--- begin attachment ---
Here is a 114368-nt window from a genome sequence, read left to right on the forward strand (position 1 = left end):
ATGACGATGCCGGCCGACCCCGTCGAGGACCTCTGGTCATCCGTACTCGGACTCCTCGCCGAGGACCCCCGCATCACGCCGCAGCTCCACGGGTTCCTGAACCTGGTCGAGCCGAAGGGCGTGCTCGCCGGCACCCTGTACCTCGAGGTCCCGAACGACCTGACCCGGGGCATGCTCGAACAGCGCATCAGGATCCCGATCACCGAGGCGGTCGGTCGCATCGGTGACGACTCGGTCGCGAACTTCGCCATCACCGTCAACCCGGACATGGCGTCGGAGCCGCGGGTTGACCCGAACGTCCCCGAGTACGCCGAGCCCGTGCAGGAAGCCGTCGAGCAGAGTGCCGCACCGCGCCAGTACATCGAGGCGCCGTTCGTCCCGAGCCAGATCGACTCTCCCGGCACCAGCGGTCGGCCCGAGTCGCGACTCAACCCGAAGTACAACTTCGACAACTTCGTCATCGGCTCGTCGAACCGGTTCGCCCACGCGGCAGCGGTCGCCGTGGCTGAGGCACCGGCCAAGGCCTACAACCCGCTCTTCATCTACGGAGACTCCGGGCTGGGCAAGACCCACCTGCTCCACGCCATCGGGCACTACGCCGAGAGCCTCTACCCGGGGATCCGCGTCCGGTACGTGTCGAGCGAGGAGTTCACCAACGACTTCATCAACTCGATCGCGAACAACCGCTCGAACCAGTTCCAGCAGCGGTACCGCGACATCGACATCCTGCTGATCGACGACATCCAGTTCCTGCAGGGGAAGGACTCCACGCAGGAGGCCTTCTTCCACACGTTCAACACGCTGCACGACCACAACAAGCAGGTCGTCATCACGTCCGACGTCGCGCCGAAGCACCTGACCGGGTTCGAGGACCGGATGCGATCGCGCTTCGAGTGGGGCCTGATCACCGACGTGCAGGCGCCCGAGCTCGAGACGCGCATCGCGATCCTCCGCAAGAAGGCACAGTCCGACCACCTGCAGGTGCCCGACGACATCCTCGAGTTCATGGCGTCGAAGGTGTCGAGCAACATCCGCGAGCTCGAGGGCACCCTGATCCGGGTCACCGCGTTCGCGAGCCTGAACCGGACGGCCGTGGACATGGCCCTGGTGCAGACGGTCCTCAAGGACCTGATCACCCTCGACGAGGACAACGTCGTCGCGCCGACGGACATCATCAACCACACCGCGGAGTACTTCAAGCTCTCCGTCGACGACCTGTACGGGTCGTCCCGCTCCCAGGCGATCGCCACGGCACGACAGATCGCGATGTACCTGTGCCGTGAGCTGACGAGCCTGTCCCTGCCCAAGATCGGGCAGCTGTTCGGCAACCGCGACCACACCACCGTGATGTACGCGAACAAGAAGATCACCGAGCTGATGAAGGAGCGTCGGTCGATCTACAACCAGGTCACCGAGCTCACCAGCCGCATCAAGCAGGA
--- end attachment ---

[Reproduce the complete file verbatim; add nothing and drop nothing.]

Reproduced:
Here is a 114368-nt window from a genome sequence, read left to right on the forward strand (position 1 = left end):
ATGACGATGCCGGCCGACCCCGTCGAGGACCTCTGGTCATCCGTACTCGGACTCCTCGCCGAGGACCCCCGCATCACGCCGCAGCTCCACGGGTTCCTGAACCTGGTCGAGCCGAAGGGCGTGCTCGCCGGCACCCTGTACCTCGAGGTCCCGAACGACCTGACCCGGGGCATGCTCGAACAGCGCATCAGGATCCCGATCACCGAGGCGGTCGGTCGCATCGGTGACGACTCGGTCGCGAACTTCGCCATCACCGTCAACCCGGACATGGCGTCGGAGCCGCGGGTTGACCCGAACGTCCCCGAGTACGCCGAGCCCGTGCAGGAAGCCGTCGAGCAGAGTGCCGCACCGCGCCAGTACATCGAGGCGCCGTTCGTCCCGAGCCAGATCGACTCTCCCGGCACCAGCGGTCGGCCCGAGTCGCGACTCAACCCGAAGTACAACTTCGACAACTTCGTCATCGGCTCGTCGAACCGGTTCGCCCACGCGGCAGCGGTCGCCGTGGCTGAGGCACCGGCCAAGGCCTACAACCCGCTCTTCATCTACGGAGACTCCGGGCTGGGCAAGACCCACCTGCTCCACGCCATCGGGCACTACGCCGAGAGCCTCTACCCGGGGATCCGCGTCCGGTACGTGTCGAGCGAGGAGTTCACCAACGACTTCATCAACTCGATCGCGAACAACCGCTCGAACCAGTTCCAGCAGCGGTACCGCGACATCGACATCCTGCTGATCGACGACATCCAGTTCCTGCAGGGGAAGGACTCCACGCAGGAGGCCTTCTTCCACACGTTCAACACGCTGCACGACCACAACAAGCAGGTCGTCATCACGTCCGACGTCGCGCCGAAGCACCTGACCGGGTTCGAGGACCGGATGCGATCGCGCTTCGAGTGGGGCCTGATCACCGACGTGCAGGCGCCCGAGCTCGAGACGCGCATCGCGATCCTCCGCAAGAAGGCACAGTCCGACCACCTGCAGGTGCCCGACGACATCCTCGAGTTCATGGCGTCGAAGGTGTCGAGCAACATCCGCGAGCTCGAGGGCACCCTGATCCGGGTCACCGCGTTCGCGAGCCTGAACCGGACGGCCGTGGACATGGCCCTGGTGCAGACGGTCCTCAAGGACCTGATCACCCTCGACGAGGACAACGTCGTCGCGCCGACGGACATCATCAACCACACCGCGGAGTACTTCAAGCTCTCCGTCGACGACCTGTACGGGTCGTCCCGCTCCCAGGCGATCGCCACGGCACGACAGATCGCGATGTACCTGTGCCGTGAGCTGACGAGCCTGTCCCTGCCCAAGATCGGGCAGCTGTTCGGCAACCGCGACCACACCACCGTGATGTACGCGAACAAGAAGATCACCGAGCTGATGAAGGAGCGTCGGTCGATCTACAACCAGGTCACCGAGCTCACCAGCCGCATCAAGCAGGA